As nuts make a good occasional treat for your pet rats, you may wonder if this applies to peanuts, too. Peanuts aren’t actually nuts – despite their name – but belong to the family of legumes.
But is it safe to feed your pet rat peanuts? Are they really toxic, and if so, in what amounts?
In short: There are several concerns with feeding peanuts to your rats. Peanuts contain certain anti-nutrients, and they can be contaminated with aflatoxin. While an occasional peanut won’t kill your rat, there are better foods around for your mischief!
We’ve summed up all the research on peanuts and the safe amounts to feed for you in the article below.
Can You Feed Peanuts to Your Pet Rat?
Why Can’t Rats Eat Peanuts?
Peanuts are fairly high in protein and a great source of healthy fats1. They also contain various vitamins and minerals, such as biotin, copper, and folate1. Sounds great, doesn’t it?
On the other hand, peanuts also contain so-called anti-nutrients. For example, the anti-nutrient phytic acid binds to iron and zinc in peanuts, making these less available for digestion.
So, while peanuts may have good iron and zinc levels on paper, the bioavailability of these nutrients in the body will be much lower2. Anti-nutrients may also interfere with the absorption of other minerals and trace elements2.
Furthermore, peanuts and peanut products naturally contain mycotoxins. These toxins are produced by fungi that grow inside the peanut shell3 . Specifically, the mycotoxins most frequently found in peanut products are aflatoxins, which are produced by fungi of the genus Aspergillus4.
Aflatoxins can cause liver failure and have toxic effects on brain cells5,6. They’ve also been linked to the development of cancer7.
So, why aren’t peanuts an issue for humans, you may ask? They sometimes are, especially in warm tropic regions where more mold will grow inside the peanut shell during storage, and legumes tend to make up a large portion of the local diet3.
However, humans need to ingest quite large amounts of contaminated peanut products for the aflatoxins to cause problems. Much smaller amounts may be harmful to rats – so it’s safer to avoid peanuts and peanut products altogether or to at least limit them strictly.
Can Rats Eat Raw Peanuts in the Shell?
Raw peanuts have a higher concentration of aflatoxins than oven-roasted peanuts8. Offering peanuts raw is therefore not the best choice.
If you want to feed your rats peanuts, make sure you choose roasted peanuts and only give small amounts (one peanut per rat once per week, at most).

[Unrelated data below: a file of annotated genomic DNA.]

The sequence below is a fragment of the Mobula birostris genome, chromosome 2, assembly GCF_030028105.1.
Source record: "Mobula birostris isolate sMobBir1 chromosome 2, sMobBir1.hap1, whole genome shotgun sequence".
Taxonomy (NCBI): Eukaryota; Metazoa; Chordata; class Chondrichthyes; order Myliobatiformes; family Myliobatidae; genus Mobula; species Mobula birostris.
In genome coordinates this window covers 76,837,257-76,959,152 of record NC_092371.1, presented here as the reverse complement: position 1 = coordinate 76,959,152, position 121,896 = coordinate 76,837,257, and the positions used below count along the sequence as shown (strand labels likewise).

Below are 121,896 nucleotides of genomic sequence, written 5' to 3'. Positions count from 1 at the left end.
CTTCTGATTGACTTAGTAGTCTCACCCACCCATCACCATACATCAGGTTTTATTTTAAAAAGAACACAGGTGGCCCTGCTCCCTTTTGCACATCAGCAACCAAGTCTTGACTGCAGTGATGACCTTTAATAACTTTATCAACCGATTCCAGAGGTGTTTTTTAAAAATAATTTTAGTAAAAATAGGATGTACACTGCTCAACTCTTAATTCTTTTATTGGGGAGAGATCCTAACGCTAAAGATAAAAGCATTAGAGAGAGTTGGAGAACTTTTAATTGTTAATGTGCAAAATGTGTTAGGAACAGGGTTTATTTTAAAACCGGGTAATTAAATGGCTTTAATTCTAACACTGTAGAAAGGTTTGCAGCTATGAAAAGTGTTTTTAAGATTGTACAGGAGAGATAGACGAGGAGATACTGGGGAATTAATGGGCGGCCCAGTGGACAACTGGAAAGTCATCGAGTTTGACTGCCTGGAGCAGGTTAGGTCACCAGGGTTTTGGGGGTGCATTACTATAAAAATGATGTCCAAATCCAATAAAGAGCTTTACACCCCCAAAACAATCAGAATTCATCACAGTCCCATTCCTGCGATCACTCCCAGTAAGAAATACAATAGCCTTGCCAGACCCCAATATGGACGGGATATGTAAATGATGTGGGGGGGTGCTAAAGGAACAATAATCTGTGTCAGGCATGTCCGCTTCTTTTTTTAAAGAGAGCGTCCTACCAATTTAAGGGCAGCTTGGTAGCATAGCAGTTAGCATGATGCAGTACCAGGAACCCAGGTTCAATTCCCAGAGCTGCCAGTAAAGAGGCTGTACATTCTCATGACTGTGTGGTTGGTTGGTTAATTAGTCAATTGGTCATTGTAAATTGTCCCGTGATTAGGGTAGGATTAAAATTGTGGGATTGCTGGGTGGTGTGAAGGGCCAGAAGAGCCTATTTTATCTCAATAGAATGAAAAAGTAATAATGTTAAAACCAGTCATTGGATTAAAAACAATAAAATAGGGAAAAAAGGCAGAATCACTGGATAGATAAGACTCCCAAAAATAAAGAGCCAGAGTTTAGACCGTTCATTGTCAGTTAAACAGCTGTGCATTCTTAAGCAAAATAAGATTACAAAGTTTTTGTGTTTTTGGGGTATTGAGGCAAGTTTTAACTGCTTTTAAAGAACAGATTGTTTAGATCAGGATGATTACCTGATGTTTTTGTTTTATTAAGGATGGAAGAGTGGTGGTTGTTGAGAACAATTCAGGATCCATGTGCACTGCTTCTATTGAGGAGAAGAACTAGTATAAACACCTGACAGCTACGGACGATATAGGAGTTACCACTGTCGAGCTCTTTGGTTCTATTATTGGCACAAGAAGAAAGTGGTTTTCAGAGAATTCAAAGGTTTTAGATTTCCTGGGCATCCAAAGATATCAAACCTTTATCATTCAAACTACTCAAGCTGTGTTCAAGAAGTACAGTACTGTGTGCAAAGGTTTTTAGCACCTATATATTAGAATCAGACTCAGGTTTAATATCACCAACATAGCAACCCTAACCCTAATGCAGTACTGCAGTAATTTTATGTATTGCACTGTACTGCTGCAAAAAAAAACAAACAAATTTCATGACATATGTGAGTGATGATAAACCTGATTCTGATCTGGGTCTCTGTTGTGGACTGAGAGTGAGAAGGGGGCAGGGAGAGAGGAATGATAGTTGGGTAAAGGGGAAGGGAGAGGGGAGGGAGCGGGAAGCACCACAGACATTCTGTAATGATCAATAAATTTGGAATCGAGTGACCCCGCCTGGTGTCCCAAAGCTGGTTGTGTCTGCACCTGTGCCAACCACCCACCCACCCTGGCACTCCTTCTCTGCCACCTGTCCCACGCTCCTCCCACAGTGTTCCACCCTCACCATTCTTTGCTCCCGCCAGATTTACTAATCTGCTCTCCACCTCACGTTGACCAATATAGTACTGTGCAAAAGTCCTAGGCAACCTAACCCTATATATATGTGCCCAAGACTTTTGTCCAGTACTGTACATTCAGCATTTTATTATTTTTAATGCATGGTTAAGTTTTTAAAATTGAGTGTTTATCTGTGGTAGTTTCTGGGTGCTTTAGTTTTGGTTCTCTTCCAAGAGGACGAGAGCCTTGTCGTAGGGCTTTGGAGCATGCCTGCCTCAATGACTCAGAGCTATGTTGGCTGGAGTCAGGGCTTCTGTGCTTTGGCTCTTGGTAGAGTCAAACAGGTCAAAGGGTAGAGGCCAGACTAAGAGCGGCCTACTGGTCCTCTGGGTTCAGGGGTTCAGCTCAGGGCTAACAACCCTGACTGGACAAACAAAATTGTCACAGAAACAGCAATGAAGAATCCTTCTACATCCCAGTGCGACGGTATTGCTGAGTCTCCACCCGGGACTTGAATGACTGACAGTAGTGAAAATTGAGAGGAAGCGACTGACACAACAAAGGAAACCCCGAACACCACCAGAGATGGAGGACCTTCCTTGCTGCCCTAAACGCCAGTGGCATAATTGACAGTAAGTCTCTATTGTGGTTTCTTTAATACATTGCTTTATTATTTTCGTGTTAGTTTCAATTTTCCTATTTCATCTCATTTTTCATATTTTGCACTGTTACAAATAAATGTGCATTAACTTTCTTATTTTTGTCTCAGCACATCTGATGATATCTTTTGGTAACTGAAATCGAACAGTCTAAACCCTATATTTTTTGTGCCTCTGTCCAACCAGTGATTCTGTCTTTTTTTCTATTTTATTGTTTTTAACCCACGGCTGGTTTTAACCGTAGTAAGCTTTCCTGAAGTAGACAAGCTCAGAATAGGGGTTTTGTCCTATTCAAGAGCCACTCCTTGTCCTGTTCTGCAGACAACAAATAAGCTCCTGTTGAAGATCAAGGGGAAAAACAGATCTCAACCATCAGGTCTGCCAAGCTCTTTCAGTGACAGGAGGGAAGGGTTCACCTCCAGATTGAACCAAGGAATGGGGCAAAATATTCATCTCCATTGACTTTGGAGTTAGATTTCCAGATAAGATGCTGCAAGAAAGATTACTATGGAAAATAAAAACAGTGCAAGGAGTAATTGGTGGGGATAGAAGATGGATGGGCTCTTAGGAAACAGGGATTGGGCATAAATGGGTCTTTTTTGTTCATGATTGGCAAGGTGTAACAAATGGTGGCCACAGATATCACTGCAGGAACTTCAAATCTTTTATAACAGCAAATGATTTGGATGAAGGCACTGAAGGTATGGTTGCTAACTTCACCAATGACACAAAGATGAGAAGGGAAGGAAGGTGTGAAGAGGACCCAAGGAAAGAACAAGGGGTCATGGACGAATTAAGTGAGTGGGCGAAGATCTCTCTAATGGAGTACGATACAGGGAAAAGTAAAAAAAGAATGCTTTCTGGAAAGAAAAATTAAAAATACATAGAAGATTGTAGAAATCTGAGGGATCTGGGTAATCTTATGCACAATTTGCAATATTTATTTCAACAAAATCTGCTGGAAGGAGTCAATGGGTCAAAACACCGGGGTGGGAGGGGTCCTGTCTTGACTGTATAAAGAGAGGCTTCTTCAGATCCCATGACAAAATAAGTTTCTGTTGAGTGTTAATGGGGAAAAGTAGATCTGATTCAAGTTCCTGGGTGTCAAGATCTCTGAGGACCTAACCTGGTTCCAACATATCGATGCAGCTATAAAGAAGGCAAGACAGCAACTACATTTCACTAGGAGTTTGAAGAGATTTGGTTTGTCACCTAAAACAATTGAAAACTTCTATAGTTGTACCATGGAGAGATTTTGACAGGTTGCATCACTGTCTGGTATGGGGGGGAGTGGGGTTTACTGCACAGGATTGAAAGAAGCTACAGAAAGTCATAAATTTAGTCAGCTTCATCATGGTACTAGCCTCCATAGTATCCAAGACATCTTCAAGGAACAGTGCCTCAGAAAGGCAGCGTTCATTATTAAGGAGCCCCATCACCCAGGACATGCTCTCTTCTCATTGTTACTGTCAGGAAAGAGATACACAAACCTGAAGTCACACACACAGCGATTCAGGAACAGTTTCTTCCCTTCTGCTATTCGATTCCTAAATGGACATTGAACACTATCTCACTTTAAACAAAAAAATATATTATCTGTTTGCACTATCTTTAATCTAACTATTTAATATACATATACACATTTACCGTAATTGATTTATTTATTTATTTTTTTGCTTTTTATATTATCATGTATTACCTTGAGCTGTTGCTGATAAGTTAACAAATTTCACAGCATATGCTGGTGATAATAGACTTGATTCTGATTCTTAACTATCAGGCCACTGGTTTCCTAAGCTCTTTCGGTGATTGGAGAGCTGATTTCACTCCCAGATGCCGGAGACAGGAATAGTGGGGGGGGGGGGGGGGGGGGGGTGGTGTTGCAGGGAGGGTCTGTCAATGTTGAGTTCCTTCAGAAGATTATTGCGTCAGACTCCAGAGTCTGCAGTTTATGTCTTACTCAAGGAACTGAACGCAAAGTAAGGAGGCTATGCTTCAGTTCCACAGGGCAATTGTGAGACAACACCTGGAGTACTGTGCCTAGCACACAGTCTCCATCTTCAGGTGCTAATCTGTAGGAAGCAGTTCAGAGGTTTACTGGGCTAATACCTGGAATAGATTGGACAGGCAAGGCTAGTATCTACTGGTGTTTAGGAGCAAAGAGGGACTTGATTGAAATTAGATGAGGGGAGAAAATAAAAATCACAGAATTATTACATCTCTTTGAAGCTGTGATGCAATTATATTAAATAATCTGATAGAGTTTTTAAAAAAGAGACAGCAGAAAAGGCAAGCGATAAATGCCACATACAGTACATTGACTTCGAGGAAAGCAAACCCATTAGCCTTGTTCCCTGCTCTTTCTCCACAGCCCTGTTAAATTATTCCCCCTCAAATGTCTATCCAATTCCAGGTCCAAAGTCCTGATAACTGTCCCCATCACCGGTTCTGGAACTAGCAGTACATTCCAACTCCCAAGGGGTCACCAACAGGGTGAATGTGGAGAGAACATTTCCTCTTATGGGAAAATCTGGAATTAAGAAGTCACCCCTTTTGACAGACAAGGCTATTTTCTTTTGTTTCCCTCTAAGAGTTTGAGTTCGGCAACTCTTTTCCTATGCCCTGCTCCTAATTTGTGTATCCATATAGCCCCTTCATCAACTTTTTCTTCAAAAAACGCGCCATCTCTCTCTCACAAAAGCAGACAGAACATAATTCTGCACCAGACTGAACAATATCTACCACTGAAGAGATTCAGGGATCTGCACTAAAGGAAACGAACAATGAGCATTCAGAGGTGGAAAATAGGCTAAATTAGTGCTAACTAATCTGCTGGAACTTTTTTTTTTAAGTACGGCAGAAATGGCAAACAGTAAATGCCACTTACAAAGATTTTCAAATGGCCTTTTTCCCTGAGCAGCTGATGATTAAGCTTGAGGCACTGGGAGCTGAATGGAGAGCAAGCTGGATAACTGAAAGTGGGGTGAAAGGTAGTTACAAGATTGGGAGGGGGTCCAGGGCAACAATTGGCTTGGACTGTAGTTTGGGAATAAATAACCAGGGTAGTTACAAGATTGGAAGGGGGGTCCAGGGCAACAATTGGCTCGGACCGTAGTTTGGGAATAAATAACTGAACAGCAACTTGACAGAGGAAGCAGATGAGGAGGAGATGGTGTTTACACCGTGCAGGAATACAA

If you want to feed your rats roasted peanuts, make sure you choose a brand without additives, such as salt, spices, or sugar. These are all unnecessary and potentially harmful additions to your rats’ diet.
Usually, rats tend to love peanuts and peanut products. This should not be a reason to disregard their health, though – so limit peanuts to a very small and infrequent amount, or don’t offer them at all.
Peanut butter may also contain aflatoxins, and is also a choking hazard, so it’s best avoided completely.
What Kind of Nuts Can Rats Eat?
While peanuts are not nuts, we humans tend to think of them as such. So, you may be wondering if other nuts are best omitted from your mischief’s diet, too.
Basically all nuts that are edible for humans are safe for rats to eat. You can offer your mischief walnuts, hazelnuts, almonds, chestnuts, brazil nuts, pecans, and macadamia nuts. All nuts are high in (healthy) fat, though, so should only be fed as an occasional treat.
To Sum Up
Peanuts and peanut products contain anti-nutrients and can be contaminated by fungal toxins. While an occasional peanut here and there won’t kill your rat, peanuts don’t make a good choice of treat.
If you insist on feeding them, go with oven-roasted peanuts – but make sure you avoid salted, sweetened or spicy varieties. Only offer peanuts on rare occasions – or best not at all. Actual nuts such as almonds or walnuts make a much healthier treat for your mischief.
1. U.S. Department of Agriculture. FoodData Central – Peanuts, raw. 2019. https://fdc.nal.usda.gov/fdc-app.html#/food-details/172430/nutrients.
2. Lopez HW, Leenhardt F, Coudray C, et al. Minerals and phytic acid interactions: is it a real problem for human nutrition? International Journal of Food Science & Technology 2002;37:727-739. https://doi.org/10.1046/j.1365-2621.2002.00618.x.
3. Wild CP, Gong YY. Mycotoxins and human disease: a largely ignored global health issue. Carcinogenesis 2010;31:71-82. https://pubmed.ncbi.nlm.nih.gov/19875698/.
4. Lien KW, Wang X, Pan MH, et al. Assessing Aflatoxin Exposure Risk from Peanuts and Peanut Products Imported to Taiwan. Toxins (Basel) 2019;11. https://www.ncbi.nlm.nih.gov/pmc/articles/PMC6409992.
5. Hanigan HM, Laishes BA. Toxicity of aflatoxin B1 in rat and mouse hepatocytes in vivo and in vitro. Toxicology 1984;30:185-193. https://pubmed.ncbi.nlm.nih.gov/6424269/.
6. Ikegwuonu FI. The neurotoxicity of aflatoxin B1 in the rat. Toxicology 1983;28:247-259. https://pubmed.ncbi.nlm.nih.gov/6138886/.
7. Wogan GN, Paglialunga S, Newberne PM. Carcinogenic effects of low dietary levels of aflatoxin B1 in rats. Food Cosmet Toxicol 1974;12:681-685. https://pubmed.ncbi.nlm.nih.gov/4375655/.
8. Martins LM, Sant’Ana AS, Iamanaka BT, et al. Kinetics of aflatoxin degradation during peanut roasting. Food Research International 2017;97:178-183. https://www.sciencedirect.com/science/article/pii/S0963996917301187.
Nina has a degree from the Veterinary School in Zurich, with a special focus on microbiological research. Nina has a passion for sports, nutrition and the outdoors and she loves all pets, but rats have a special place in her heart. When she’s not working or reading and writing about all things related to pet health, she loves to travel and surf.
As a small animal veterinarian, Nina is your go-to expert on pet health and nutrition.